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Strategies for making exam feedback dialogic Prof Alasdair Blair Dr Sam McGinty Dr Alun Wyburn - Powell.

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Presentation on theme: "Strategies for making exam feedback dialogic Prof Alasdair Blair Dr Sam McGinty Dr Alun Wyburn - Powell."— Presentation transcript:

1 Strategies for making exam feedback dialogic Prof Alasdair Blair Dr Sam McGinty Dr Alun Wyburn - Powell

2 NTFS Its Good to Talk: Feedback, Dialogue and Learning 3 years 2009-2012 3 institutions: De Montfort, London Metropolitan, Warwick History Politics/International Relations

3 Dialogue A range of feedback researchers have argued for engaging students in a dialogue (Sadler, 1989; Hounsell & Hounsell 2007; Nicol & Macfarlane-Dick, 2006). Feedback should be a collaborative process that encourages teacher and peer dialogue around learning (Nicol & Macfarlane- Dick, 2006, p. 205). Peer feedback can be defined as a communication process through which learners enter into dialogues related to performance and standards (Lui & Carless, 2006, p. 280).

4 Exam feedback: initial findings 308 student questionnaire responses I receive written feedback on my examination scripts: Frequently18% Sometimes13% Never40% N/A29% I receive verbal feedback on my examination scripts: Frequently7.1% Sometimes23.2% Never48.5% N/A21.2%

5 Exam feedback: initial findings In the exams, we never really get feedback from the exams and it would be nice to get to know what we have done wrong instead to just getting a mark for the exam from the actual board. Then youve got the opportunity to get the exam papers back but you dont get the opportunity to sit down and talk to anyone about it. (Female 1, History and Education Studies, Level 5 interview). But also, if you have access to your scripts…in exams obviously there very pressured situations, so you do have write as fast as you can, and sometimes it would interesting to see what you wrote in that situation in retrospect, and can reflect on it calmly, and to really analyse your own arguments, because I often come out of exams feeling completely drained, and so at the end of the exam when your reading over it, you dont have much idea whether it is a good argument or a bad argument. So to be able to look back in hindsight would be quite useful. (Student 1, Level 5, focus group 1)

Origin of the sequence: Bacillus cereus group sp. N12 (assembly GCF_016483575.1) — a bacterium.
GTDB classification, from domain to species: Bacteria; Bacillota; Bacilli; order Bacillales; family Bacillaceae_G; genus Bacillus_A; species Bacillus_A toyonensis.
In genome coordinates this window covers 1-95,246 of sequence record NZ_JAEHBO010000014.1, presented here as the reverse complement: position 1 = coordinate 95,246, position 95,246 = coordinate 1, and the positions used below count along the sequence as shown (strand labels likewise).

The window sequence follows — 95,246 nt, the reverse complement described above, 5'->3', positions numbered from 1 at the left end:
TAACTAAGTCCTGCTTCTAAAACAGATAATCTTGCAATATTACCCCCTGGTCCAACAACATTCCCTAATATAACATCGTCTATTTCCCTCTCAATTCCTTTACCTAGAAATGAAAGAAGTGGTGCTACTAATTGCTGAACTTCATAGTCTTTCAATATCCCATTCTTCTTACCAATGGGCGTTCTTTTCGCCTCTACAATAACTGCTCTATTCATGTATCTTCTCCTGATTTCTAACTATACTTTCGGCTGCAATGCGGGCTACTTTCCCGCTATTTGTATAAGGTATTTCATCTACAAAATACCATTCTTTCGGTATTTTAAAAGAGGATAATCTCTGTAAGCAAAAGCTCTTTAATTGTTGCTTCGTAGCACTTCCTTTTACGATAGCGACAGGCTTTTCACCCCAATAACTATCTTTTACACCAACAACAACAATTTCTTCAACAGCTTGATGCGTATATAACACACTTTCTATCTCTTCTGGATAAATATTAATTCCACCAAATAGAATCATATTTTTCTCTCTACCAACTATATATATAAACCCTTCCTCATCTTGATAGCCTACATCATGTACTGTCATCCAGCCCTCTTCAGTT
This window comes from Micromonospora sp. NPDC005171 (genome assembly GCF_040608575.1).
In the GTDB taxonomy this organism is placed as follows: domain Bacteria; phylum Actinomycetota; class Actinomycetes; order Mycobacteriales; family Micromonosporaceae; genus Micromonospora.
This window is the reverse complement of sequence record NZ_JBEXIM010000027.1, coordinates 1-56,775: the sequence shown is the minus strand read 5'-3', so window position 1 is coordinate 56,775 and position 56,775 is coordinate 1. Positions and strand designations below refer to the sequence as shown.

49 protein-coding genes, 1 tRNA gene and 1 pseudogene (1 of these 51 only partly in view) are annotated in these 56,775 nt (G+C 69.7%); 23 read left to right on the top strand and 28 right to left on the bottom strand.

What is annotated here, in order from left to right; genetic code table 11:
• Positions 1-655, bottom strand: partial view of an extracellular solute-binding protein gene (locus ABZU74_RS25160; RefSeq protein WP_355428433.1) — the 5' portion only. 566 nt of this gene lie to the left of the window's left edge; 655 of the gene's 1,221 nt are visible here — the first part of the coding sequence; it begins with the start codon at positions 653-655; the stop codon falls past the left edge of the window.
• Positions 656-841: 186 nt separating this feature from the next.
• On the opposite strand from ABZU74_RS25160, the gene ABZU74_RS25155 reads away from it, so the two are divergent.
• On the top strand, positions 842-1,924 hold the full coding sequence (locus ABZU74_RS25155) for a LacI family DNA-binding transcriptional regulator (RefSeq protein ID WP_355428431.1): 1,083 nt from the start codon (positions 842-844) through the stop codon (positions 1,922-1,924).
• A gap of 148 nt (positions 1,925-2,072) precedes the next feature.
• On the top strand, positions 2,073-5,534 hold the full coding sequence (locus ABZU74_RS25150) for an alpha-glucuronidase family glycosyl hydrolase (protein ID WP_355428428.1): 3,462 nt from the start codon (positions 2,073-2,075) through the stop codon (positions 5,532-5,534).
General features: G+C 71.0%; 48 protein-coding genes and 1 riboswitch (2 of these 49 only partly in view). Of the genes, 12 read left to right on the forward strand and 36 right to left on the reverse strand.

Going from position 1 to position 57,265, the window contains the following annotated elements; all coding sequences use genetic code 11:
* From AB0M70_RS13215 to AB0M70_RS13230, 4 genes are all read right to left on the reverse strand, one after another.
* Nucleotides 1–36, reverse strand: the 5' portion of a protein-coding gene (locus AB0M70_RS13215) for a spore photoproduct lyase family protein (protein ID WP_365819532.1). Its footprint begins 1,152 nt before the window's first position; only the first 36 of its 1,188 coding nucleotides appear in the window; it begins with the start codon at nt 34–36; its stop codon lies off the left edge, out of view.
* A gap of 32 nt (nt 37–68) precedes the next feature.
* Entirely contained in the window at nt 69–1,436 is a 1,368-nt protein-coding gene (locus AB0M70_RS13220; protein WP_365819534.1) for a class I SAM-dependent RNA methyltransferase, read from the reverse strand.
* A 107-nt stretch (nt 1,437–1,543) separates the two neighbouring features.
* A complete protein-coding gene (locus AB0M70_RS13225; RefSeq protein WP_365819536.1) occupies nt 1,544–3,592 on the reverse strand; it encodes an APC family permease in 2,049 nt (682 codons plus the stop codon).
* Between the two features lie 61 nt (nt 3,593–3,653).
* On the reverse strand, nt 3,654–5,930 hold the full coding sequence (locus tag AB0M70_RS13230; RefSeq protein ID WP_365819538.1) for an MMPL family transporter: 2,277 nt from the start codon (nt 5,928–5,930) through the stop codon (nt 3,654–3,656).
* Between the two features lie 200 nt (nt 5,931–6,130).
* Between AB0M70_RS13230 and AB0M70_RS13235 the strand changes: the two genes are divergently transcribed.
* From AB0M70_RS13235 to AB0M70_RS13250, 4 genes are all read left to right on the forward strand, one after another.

6 Level 5 History students 3 or 4 exams per year 40-50% of assessment mark for each module 41.2% worried about exams 5.9% stressed about exams 82.5% never receive any exam feedback

7 Level 5 History students Feedback is the basis for improving my grades so I would take any chance to get more feedback especially with exams. With feedback from previous exams you may be better prepared in the next years exams. My exams are my weakest area – I need all the help I can get! Like any graded work it would be nice to receive an idea of where I went wrong or indeed right!

8 Exam feedback principles: Dialogic A variety of mediums Different feedback needs (process, product, performance and probability feedback) Feedback intervention points

9 Exam feedback cycle Prior to the exam After the exam Next cohort Process: Reassurance, exam technique Product: Exemplars, model answers Performance: Summative Performance: Written feedback via email Performance: Tutorial Probability: Results analysis and breakdown

10 Product feedback Exemplar exam answers activity

11 Students estimates of marks Group 1 Group 2 Group 3 Group 4 Group 5 Group 6 Average student mark Tutor mark Difference Answer 1 667562556770667913 Answer 2 494035 4540415615 Answer 3 3841684259575139- 12

12 Q&A ?

13 Recommended reading Hounsell, D., McCune, V., Hounsell, J. & Litjens, J. (2008) The quality of guidance and feedback to students, Higher Education Research & Development, 27 (1), pp. 55-67 Nicol, D. (2010) From monologue to dialogue: improving written feedback processes in mass higher education, Assessment & Evaluation in Higher Education, 35 (5), pp. 501-517 Orsmond, P., Merry, S. & Reiling, K. (2002) The use of Exemplars and Formative Feedback when Using Student Derived Marking Criteria in Peer and Self-assessment, Assessment & Evaluation in Higher Education, 27 (4), pp. 309 – 323

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